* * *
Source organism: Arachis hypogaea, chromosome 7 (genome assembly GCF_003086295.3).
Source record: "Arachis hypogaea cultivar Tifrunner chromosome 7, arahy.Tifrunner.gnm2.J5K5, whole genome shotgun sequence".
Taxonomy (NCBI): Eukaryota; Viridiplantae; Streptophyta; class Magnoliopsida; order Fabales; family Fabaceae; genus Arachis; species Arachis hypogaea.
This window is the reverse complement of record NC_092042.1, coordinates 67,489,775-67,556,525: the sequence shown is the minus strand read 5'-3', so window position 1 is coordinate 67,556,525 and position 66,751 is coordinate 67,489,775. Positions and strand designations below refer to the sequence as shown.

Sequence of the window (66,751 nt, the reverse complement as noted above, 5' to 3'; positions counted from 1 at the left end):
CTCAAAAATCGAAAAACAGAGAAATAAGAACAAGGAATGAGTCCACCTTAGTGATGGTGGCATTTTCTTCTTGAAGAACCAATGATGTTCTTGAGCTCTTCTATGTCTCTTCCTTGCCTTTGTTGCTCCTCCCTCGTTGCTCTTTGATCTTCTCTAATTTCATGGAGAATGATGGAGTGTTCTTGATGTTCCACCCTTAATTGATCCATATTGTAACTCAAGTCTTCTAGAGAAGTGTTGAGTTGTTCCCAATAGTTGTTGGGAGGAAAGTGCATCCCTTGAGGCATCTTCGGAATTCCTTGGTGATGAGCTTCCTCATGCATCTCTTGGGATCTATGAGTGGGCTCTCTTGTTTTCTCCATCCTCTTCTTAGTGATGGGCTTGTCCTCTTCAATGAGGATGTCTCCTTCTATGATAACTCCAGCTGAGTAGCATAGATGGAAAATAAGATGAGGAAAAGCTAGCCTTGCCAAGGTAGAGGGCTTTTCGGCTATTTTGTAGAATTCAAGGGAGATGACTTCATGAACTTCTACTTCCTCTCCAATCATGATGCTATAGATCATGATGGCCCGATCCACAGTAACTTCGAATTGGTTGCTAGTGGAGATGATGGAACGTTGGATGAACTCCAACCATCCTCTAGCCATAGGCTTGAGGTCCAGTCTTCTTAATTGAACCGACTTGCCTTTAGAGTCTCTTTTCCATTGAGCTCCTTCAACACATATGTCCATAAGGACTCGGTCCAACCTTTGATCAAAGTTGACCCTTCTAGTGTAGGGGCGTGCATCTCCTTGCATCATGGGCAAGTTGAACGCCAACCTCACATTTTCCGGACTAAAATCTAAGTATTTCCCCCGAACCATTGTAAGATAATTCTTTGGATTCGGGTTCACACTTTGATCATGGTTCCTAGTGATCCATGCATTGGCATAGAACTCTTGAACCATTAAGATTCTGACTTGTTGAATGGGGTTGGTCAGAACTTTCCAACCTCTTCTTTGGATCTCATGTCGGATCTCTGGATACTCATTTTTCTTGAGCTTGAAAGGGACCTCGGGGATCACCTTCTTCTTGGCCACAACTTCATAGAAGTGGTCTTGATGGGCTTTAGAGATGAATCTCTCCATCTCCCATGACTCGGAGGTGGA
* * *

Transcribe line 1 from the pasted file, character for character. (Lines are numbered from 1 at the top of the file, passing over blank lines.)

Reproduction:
Source organism: Arachis hypogaea, chromosome 7 (genome assembly GCF_003086295.3).